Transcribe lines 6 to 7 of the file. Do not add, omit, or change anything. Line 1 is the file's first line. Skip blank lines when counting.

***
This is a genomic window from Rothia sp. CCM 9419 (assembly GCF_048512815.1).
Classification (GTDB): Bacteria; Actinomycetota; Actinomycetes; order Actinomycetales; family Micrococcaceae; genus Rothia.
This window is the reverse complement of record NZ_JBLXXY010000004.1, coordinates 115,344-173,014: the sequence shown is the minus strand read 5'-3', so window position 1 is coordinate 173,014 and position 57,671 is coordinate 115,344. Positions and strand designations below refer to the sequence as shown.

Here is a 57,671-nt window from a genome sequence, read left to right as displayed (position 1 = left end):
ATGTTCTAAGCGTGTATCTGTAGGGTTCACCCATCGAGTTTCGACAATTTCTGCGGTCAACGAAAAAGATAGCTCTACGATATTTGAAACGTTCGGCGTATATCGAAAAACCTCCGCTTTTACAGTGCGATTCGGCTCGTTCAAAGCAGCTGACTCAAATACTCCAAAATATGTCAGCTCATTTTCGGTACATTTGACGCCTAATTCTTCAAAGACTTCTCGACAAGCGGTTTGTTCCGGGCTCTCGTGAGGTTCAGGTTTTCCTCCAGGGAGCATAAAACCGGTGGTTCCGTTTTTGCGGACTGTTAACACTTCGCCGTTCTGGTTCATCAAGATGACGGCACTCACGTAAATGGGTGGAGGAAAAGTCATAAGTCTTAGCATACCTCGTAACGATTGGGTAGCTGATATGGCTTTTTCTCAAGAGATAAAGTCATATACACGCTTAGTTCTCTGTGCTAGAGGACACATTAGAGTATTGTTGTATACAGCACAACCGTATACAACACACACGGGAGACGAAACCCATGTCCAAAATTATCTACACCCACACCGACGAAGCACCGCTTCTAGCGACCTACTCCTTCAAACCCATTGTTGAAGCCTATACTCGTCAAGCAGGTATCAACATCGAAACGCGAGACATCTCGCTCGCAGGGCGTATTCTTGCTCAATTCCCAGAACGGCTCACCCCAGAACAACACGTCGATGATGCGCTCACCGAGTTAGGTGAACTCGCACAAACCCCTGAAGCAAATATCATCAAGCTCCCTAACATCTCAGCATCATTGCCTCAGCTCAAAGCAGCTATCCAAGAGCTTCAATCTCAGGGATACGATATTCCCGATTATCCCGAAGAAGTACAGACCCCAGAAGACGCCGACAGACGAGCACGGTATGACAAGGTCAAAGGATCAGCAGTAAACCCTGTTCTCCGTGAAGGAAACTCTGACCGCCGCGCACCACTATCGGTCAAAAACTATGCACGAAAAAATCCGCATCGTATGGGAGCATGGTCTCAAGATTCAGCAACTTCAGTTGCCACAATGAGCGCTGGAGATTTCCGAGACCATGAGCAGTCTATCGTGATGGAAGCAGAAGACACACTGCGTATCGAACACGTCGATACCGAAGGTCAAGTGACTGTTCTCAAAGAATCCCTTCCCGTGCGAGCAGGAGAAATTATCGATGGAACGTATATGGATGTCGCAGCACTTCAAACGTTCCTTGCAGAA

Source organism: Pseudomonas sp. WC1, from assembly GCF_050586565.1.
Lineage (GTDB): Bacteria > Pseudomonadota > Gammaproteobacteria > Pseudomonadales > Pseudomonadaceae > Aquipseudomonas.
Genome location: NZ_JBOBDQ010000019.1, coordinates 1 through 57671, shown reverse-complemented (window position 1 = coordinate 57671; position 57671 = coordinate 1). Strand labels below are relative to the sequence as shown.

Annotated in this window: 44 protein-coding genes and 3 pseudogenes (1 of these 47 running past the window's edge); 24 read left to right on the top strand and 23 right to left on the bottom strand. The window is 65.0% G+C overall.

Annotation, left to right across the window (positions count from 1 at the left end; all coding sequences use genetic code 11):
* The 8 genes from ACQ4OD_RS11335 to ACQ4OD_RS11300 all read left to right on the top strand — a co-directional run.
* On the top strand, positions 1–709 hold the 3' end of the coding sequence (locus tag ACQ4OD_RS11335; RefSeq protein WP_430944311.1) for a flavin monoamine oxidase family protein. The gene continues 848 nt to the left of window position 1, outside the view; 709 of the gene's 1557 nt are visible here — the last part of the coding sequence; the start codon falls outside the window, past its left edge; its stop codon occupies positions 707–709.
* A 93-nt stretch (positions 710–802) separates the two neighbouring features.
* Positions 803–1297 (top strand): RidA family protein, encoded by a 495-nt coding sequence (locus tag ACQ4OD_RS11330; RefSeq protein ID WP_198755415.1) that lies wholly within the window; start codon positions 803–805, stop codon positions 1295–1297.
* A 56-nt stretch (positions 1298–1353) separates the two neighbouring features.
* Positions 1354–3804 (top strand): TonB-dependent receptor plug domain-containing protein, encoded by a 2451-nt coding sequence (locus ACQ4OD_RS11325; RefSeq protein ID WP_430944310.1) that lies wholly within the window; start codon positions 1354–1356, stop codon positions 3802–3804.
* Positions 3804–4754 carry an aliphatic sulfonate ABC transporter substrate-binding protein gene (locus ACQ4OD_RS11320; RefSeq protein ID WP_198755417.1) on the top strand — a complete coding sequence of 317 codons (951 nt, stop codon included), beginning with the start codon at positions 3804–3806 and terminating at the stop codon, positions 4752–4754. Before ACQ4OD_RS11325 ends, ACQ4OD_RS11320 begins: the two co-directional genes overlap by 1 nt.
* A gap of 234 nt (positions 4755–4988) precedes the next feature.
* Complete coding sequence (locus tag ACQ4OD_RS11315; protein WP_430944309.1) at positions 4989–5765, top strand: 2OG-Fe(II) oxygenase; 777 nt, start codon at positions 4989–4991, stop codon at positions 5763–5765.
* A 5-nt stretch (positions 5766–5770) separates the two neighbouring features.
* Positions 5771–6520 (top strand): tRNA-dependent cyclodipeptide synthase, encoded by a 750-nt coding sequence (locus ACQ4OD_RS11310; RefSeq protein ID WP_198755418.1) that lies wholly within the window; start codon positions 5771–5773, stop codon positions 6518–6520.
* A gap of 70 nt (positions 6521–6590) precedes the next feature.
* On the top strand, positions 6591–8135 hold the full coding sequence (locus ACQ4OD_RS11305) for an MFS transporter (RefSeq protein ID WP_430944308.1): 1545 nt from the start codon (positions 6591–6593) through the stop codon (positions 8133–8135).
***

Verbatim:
Source organism: Pseudomonas sp. WC1, from assembly GCF_050586565.1.
Lineage (GTDB): Bacteria > Pseudomonadota > Gammaproteobacteria > Pseudomonadales > Pseudomonadaceae > Aquipseudomonas.